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#21 [url]

TovKirov wrote:
May be she meant the word just in that form - Parliament. In that case she seems to be right.
I see that and raise you Tynwald. So the oldest parliamentary system is British... [checks diagram] kinda.

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#22 [url]

...if a world class footballer comes from Crimea, would he be selected by Russia (RFU)?

Of course, he would. If he would be a Russian citizen and would like to play for RFU-team himself ))
(There were no problems even before 2014, when Crimean football was controlled by Ukrainian FA; Yevgeniy Aldonin is the example)

But I suppose the situation is the same with a selection of Hong Kong-born player by Chinese FA.

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#23 [url]

mattsanger92 wrote:
TovKirov wrote:
May be she meant the word just in that form - Parliament. In that case she seems to be right.
I see that and raise you Tynwald. So the oldest parliamentary system is British... [checks diagram] kinda.

Oldest continuous parliament. But Alþingi is older.

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#24 [url]

TovKirov wrote:
...if a world class footballer comes from Crimea, would he be selected by Russia (RFU)?

Of course, he would. If he would be a Russian citizen and would like to play for RFU-team himself ))

In FIFA eligibility rules it is not sufficient to be a citizen of a country in cases where several associations share the same nationality (this was discussed on the SuppGB thread).  Of course, CFU is not in FIFA, but for the purposes of this thought experiment let us suppose it is.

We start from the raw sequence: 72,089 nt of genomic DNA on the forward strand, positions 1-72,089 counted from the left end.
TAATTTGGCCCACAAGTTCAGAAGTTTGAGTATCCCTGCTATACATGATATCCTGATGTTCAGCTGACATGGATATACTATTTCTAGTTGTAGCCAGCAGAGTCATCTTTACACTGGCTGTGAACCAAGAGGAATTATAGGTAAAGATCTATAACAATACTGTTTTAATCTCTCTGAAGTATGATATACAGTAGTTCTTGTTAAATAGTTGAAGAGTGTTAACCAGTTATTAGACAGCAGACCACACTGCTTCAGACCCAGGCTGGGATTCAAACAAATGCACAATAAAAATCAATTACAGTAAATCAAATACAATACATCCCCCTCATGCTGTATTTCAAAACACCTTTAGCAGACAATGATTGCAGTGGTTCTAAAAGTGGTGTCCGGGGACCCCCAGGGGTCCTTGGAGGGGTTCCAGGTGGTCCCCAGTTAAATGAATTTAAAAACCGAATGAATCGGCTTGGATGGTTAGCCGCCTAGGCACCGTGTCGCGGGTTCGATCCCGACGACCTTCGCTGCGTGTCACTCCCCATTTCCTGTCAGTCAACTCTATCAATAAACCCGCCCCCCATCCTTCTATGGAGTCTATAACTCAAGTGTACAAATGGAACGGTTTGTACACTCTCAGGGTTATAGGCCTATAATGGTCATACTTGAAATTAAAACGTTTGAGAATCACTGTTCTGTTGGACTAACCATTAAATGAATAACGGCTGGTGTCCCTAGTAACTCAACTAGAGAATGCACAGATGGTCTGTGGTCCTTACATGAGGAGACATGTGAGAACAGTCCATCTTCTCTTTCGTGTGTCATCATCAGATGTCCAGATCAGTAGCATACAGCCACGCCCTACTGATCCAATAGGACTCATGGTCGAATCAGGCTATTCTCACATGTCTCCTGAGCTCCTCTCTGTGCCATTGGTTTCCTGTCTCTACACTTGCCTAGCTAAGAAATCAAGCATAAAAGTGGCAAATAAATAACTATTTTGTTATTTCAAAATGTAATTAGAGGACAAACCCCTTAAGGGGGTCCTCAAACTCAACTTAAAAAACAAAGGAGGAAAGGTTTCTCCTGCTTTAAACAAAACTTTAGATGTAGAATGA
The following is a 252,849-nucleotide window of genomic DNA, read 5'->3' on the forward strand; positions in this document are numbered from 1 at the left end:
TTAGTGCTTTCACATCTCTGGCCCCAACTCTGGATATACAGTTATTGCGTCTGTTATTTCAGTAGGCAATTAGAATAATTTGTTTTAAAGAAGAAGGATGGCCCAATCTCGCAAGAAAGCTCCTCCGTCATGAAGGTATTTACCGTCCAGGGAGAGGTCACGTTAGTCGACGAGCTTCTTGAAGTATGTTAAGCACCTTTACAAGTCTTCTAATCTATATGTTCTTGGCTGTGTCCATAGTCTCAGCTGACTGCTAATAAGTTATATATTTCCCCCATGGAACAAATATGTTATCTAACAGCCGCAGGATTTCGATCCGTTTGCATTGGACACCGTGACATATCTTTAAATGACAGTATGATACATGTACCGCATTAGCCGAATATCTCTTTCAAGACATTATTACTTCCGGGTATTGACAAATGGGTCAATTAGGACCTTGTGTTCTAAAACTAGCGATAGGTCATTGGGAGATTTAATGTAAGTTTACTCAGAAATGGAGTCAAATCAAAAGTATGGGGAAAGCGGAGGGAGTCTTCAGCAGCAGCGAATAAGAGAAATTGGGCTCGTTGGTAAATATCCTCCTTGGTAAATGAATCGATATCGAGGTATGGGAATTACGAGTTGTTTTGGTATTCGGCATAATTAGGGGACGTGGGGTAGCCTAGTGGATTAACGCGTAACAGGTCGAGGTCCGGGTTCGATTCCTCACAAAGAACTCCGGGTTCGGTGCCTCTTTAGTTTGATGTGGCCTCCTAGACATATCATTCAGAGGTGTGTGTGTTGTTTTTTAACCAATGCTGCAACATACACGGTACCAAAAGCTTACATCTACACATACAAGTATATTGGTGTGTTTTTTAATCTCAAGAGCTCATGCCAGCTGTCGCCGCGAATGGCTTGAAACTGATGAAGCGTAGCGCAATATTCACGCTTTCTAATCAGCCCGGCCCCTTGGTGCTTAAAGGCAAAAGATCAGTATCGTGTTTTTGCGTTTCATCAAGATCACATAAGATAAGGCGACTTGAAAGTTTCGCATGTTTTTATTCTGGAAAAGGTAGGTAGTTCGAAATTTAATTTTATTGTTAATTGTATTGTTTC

Let us suppose that the CFU is a FIFA member and that Crimea is internationally recognized as part of the Russian Federation, and that both the CFU and RFU are two FIFA associations with shared Russian nationality.

Then a player born in Crimea would only be eligible to play for RFU if he had a parent/grandparent born in some non-Crimean part of the Russian Federation. 

Similarly, in the case you mentioned, China would not necessarily be able to select a Hong Kong-born player unless the player had a parent or grandparent born in mainland China.  Since FIFA's player eligibility is based on "territory of the association".

What intrigues me about this wording "territory of the association" is whether it is based on *now* or *at the time of birth* ?


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#25 [url]

Yes, I see it. Of course, I meant eligibility in current situation, when CFU isn't a FIFA member.

I don't know Hong Kong-born players in China national team, but I know some mainland China-born players in Hong Kong national team (Chao Pengfei, Bai He; of course, I don't know about their parents/grandparents, but both of them were born very far from Hong Kong)

Last Edited By: TovKirov . Edited 1 time.

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#26 [url]

In the current situation, a player born in Crimea would (in FIFA's eyes) have been born on the current territory of the Ukraine association. To play for RFU under FIFA rules they would need some parent born on RFU territory. I guess they can play for the CFU without any checks, since it is not a FIFA member.

About the HK players born in PRC, they may have qualified under a residency criterion - also part of the FIFA eligibility rules.

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#28 [url]

BTW the ConIFA player eligibility rules are less strict. Indeed, if I remember correctly, they just allow the member to decide for themselves who can play.

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#29 [url]

pieter wrote:
interesting but is there a chance we will soon see Crimea play against CONIFA members?
There is a chance. Even more, Crimea is a potential host of 2018 ConIFA World Cup:
http://www.conifa.org/en/wp-content/uploads/2016/10/CONIFA-Activity-Report-2016.pdf

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